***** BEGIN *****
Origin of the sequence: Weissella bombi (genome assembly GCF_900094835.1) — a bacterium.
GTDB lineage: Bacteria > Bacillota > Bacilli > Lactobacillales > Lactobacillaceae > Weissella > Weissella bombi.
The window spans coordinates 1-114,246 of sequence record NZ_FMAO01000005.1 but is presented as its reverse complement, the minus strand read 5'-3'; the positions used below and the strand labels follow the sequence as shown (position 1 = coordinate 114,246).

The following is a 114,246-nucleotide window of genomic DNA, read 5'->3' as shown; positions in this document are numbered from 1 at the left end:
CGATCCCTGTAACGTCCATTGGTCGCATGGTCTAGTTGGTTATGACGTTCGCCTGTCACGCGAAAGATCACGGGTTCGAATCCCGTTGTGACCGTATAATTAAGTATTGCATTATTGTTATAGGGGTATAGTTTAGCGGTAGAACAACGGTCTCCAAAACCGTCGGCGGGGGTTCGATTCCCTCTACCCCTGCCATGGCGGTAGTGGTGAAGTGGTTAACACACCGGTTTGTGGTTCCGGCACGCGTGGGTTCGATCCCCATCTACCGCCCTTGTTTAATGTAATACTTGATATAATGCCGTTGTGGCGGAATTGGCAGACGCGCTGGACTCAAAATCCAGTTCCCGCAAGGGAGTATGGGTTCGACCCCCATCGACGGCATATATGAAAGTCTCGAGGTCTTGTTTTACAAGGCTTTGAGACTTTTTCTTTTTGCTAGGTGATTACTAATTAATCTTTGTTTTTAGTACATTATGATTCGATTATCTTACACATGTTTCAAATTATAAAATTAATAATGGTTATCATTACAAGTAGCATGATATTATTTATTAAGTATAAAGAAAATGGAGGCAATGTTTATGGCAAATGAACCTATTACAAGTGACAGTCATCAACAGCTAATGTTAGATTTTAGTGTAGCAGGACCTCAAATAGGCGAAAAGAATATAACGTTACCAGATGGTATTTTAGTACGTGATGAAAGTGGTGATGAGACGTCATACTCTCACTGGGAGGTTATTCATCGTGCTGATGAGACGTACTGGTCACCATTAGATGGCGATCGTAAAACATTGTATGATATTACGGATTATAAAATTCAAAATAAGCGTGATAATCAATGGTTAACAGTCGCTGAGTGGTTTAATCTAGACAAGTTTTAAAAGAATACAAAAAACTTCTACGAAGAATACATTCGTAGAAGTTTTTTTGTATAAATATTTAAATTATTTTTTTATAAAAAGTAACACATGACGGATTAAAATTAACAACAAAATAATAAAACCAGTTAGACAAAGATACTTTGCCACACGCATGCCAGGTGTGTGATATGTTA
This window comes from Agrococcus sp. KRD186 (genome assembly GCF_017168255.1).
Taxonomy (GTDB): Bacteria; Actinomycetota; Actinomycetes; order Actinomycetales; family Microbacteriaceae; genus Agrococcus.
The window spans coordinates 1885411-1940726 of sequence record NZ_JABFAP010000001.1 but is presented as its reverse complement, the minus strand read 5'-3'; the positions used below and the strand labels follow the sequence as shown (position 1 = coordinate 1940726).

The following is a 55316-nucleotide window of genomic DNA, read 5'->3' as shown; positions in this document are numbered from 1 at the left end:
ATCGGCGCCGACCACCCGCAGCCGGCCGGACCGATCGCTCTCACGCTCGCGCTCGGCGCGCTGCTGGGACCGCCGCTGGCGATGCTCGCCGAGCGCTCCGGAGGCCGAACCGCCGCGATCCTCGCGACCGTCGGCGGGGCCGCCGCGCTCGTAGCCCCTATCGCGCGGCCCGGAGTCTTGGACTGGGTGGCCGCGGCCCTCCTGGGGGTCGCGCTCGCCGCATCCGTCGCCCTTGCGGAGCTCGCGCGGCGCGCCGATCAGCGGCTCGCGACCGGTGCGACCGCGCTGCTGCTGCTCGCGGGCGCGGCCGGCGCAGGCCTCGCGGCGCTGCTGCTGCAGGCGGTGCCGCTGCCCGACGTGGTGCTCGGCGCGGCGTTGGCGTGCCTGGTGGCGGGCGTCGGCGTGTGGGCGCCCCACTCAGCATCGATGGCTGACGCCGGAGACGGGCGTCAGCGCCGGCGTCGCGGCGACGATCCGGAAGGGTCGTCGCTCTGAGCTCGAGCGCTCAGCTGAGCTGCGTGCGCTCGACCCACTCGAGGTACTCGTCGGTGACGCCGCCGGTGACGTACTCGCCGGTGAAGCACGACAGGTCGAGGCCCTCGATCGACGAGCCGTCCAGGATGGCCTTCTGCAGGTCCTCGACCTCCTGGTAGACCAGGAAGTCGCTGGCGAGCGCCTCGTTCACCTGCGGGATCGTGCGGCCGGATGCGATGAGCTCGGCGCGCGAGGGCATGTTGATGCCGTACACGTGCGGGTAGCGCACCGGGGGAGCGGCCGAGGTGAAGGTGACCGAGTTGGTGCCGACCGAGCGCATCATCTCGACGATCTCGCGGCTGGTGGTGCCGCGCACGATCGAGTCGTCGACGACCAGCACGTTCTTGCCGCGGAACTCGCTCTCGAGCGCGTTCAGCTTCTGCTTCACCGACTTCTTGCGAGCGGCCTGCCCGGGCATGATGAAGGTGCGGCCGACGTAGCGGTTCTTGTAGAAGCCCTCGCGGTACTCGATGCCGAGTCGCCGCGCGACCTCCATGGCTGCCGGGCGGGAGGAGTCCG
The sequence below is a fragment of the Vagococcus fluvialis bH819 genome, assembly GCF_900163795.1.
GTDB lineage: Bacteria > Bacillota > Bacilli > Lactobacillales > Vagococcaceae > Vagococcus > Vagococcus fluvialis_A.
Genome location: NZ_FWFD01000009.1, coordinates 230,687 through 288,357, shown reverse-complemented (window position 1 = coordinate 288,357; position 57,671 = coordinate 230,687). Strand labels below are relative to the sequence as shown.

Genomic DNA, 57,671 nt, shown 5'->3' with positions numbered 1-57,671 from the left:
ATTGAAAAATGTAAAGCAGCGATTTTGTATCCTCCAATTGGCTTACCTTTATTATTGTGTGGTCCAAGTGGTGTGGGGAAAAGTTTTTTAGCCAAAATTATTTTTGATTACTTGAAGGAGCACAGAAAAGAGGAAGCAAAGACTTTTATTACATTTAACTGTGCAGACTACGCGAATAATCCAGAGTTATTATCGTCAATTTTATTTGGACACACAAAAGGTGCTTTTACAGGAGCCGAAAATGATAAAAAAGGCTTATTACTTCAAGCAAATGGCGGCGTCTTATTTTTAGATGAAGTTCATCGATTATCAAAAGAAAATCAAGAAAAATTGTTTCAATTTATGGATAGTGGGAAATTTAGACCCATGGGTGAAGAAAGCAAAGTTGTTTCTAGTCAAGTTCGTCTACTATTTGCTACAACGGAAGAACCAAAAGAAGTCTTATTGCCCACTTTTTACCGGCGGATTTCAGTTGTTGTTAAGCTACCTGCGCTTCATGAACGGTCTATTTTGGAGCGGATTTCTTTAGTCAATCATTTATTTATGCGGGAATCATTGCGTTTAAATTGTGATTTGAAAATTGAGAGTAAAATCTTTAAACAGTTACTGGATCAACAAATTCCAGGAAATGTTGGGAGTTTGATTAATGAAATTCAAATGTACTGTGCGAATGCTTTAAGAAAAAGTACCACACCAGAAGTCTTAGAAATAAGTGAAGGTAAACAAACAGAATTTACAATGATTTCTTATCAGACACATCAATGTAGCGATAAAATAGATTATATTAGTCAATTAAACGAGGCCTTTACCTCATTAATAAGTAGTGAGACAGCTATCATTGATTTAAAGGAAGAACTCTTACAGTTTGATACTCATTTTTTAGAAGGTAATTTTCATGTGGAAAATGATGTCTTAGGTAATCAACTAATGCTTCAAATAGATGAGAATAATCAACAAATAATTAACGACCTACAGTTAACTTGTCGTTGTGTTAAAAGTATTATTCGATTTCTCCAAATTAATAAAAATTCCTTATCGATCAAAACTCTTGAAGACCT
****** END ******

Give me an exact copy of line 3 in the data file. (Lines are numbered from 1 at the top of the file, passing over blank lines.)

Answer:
The window spans coordinates 1-114,246 of sequence record NZ_FMAO01000005.1 but is presented as its reverse complement, the minus strand read 5'-3'; the positions used below and the strand labels follow the sequence as shown (position 1 = coordinate 114,246).